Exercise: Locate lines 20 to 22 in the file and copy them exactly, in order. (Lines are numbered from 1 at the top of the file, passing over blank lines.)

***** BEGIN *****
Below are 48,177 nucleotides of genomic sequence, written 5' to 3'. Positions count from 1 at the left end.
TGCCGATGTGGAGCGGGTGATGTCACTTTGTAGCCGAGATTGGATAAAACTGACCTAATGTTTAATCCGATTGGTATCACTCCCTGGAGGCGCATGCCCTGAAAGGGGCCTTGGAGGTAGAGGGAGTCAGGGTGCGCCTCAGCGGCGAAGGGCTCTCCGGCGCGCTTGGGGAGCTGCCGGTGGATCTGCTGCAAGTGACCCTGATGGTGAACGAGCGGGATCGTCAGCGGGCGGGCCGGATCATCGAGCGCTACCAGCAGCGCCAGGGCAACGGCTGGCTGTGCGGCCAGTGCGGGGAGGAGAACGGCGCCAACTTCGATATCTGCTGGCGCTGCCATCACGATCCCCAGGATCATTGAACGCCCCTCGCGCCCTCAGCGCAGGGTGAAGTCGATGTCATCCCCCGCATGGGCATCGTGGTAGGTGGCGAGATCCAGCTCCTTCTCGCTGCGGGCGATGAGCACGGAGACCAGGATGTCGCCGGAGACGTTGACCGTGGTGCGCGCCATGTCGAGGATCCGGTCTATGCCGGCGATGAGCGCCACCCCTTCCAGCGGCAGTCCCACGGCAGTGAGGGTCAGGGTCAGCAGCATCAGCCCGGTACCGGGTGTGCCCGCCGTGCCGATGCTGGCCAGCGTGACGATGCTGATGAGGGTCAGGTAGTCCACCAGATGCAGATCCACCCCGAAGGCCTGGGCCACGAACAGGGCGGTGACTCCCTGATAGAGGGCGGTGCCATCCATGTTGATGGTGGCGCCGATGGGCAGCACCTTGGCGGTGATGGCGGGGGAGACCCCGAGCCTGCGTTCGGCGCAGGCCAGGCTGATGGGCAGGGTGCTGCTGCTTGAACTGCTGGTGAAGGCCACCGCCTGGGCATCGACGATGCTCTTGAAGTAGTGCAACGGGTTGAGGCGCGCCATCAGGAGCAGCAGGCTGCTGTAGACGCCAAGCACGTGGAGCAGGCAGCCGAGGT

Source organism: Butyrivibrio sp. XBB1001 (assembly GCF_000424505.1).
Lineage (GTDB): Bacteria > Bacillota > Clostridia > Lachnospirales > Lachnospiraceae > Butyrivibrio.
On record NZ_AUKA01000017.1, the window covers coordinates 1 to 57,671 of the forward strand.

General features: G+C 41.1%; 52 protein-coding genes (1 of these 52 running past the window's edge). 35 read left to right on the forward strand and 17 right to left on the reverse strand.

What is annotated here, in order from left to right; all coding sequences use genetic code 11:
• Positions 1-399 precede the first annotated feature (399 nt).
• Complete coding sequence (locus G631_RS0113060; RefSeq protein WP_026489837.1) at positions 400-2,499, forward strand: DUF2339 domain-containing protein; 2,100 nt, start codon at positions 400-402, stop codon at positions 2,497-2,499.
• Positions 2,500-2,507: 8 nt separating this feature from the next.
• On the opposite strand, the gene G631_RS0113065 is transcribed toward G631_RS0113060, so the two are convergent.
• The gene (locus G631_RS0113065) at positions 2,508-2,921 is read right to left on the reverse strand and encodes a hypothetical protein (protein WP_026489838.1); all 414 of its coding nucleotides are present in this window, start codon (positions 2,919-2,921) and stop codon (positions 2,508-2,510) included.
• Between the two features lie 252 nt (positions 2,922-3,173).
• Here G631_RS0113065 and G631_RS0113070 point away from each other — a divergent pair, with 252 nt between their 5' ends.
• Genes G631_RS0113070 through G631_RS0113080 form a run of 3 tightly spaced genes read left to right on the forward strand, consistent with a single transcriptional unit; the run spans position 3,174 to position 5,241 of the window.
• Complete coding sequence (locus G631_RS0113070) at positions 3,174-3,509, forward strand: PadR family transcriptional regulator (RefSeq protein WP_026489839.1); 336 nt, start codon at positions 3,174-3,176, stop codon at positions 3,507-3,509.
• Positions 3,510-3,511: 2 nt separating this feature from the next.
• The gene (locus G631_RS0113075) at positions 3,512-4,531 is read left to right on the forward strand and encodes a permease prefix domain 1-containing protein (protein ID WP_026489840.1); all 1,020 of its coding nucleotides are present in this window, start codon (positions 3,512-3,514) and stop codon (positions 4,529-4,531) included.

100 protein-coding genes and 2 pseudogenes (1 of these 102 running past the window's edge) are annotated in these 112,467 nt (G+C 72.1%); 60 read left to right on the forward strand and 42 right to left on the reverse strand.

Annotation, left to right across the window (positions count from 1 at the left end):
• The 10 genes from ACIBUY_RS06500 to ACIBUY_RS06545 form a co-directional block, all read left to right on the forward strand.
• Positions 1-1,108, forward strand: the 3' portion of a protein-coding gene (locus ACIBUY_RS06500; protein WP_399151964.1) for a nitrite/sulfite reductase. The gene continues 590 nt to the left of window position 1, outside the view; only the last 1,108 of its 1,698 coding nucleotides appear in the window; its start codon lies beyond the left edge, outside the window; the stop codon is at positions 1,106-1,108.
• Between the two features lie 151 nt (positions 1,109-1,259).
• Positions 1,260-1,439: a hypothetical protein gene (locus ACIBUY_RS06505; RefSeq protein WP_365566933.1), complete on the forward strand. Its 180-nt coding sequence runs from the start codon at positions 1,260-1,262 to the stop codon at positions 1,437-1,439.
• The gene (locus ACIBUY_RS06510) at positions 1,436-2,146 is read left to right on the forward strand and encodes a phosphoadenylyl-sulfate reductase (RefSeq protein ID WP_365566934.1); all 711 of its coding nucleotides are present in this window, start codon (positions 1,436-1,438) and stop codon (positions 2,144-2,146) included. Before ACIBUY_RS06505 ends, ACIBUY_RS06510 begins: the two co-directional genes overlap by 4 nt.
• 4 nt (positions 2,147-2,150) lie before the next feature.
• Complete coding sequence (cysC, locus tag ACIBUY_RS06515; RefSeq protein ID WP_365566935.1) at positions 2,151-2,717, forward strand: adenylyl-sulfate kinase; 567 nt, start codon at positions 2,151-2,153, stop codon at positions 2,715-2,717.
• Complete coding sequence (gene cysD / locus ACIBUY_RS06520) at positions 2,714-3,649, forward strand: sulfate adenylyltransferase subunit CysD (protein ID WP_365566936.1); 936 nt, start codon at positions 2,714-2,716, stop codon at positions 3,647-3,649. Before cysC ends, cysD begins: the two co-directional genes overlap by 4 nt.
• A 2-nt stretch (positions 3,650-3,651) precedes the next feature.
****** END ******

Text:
Annotation, left to right across the window (positions count from 1 at the left end):
• The 10 genes from ACIBUY_RS06500 to ACIBUY_RS06545 form a co-directional block, all read left to right on the forward strand.
• Positions 1-1,108, forward strand: the 3' portion of a protein-coding gene (locus ACIBUY_RS06500; protein WP_399151964.1) for a nitrite/sulfite reductase. The gene continues 590 nt to the left of window position 1, outside the view; only the last 1,108 of its 1,698 coding nucleotides appear in the window; its start codon lies beyond the left edge, outside the window; the stop codon is at positions 1,106-1,108.